It is also important to note that model guidance is NOT is not a forecast. A meteorologist must review other guidance to make a forecast, and here is what I have come up with for now regarding late Wednesday and early Thursday’s severe weather threat:


This forecast may change as model guidance changes and as we near the event. Know that the damaging straight-line wind threat and tornado threat are both in play for late Wednesday and Thursday. I’ll update this blog as needed.

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What We Know And Don’t Know About Wednesday Or Thursday’s Severe Weather Threat

In the Ohio Valley, it is rare to be put in a severe weather risk area by the Storm Prediction Center more than 3 days out. This week will feature one of those rare occasions.

The Storm Prediction has put the Tri-State in the 15% severe storm risk for Thursday. The 15 percent risk means SPC feels there is a 15% probability of a tornado, severe hail, or severe wind event occuring within 25 miles of a point:


This is – essentially – a “slight” risk for severe storms on Thursday. The 30% area would be the equivalent of an “enhanced” risk. “Marginal,” “moderate,” and “high” risk equivalents are not issued on forecast days 4 through 8.

The takeaway here is that the Storm Prediction Center feels there is a significant severe weather threat in the Great Lakes and Ohio Valley Wednesday.

Or will it be Thursday? Models disagree on the timing of this mid-week storm threat.

There is already a buzz on social media about a complex of storms racing through the Midwest and Ohio Valley Wednesday. Some are predicting a “derecho” (a long-lived complex of storms that causes wind damage over a large area), which predicting at this range is not worth our time and ridiculous. The definition of a derecho is loose. The SPC believes a derecho must go 250 miles and contain separated 75mph wind gusts. Others disagree that a derecho needs to fulfill this requirements.

Regardless, let’s investigate this severe threat using the derecho parameter, which suggests where derechoes may grow or evolve IF storms are able to occur. The higher the derecho parameter, the better the support for them. Here’s what Sunday morning’s NAM model suggests the derecho parameter will be at 2pm Wednesday:


Clearly, there is a significant risk for storms with damaging wind to our west Wednesday afternoon if you believe this model. Let’s compare it to Sunday’s morning’s GFS model:


The GFS is not as impressed with the threat compared to the NAM, especially for Indiana. It is a model model with a different engine, but it is still showing a significant risk for storms with damaging straight-line wind. The GFS model actually holds the better threat off until Thursday:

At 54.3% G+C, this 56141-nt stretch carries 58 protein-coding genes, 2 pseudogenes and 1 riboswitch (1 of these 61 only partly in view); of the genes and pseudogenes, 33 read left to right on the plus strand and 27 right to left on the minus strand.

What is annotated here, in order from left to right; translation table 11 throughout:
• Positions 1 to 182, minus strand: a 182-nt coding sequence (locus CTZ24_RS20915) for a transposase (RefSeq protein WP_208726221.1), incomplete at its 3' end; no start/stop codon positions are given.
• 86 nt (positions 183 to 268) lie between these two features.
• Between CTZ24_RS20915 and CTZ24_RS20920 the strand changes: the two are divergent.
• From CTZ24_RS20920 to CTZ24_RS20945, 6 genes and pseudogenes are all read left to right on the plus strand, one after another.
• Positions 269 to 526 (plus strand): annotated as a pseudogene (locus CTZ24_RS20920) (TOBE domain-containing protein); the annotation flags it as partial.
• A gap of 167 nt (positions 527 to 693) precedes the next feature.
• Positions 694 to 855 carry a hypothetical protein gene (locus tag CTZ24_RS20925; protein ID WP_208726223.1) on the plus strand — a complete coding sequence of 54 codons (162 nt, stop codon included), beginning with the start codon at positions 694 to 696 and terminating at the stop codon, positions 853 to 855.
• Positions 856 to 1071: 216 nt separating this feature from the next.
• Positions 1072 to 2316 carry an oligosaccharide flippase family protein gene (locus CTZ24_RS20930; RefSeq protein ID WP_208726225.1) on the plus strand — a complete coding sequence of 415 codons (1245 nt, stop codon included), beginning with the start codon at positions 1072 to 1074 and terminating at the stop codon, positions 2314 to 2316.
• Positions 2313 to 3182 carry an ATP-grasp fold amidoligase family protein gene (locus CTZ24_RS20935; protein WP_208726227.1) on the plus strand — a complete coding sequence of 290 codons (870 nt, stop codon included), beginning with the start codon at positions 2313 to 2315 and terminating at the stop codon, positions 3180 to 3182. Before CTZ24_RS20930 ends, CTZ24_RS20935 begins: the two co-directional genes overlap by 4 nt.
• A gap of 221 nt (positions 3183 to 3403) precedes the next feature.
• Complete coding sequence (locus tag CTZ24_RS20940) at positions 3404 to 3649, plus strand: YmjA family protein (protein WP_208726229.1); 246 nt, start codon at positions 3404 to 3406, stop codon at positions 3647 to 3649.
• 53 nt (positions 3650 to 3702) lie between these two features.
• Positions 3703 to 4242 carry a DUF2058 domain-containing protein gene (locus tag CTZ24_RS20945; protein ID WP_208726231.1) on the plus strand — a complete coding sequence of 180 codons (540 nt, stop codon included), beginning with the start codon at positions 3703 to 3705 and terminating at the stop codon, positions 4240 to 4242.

The NAM model produces a future radar product. Here’s what Sunday’s morning’s NAM model suggests the radar might look like Wednesday morning:


…and here’s what it suggests the radar will look like 12 hours later:


Even history suggests we need to watch for a damaging straight-line wind threat. The Storm Prediction Center’s database suggests the historical odds of seeing severe weather on June 22 is focused over the Tri-State, central Plains, and Carolinas:


When severe weather occurs in the Ohio Valley on June 22nd, it is very likely to be a damaging straight-line wind report versus a tornado or large hail report:


It is apparently that we need to monitor the damaging straight-line wind threat later this week, although tornadoes and large hail are possible with any storms that sweeps through the Ohio Valley. Our confidence, however, is muted when we see discrepancies in model guidance. The last two runs of the European forecast model (ECMWF) suggest the damaging straight-line wind threat will peak late Wednesday night or early Thursday. It is the “middle of the pack” right now.

Stay tuned. Wednesday and Thursday are days to be prepared for strong and severe storms.


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A Breakdown Of Today’s Severe Weather Potential

Morning showers and storms have stabilized the low-levels of the atmosphere and have prevented temperatures from rising significantly. As of 11am, most in the Tri-State are in the 70s:


Sunshine is, however, returning to the Tri-State per the 10:45am visible satellite image:


Note a boundary (in the form of clouds) from southern Indiana back close to Dayton. The Ohio Valley radar image as of 11:15am shows showers and storms moving east and southeast of Cincinnati: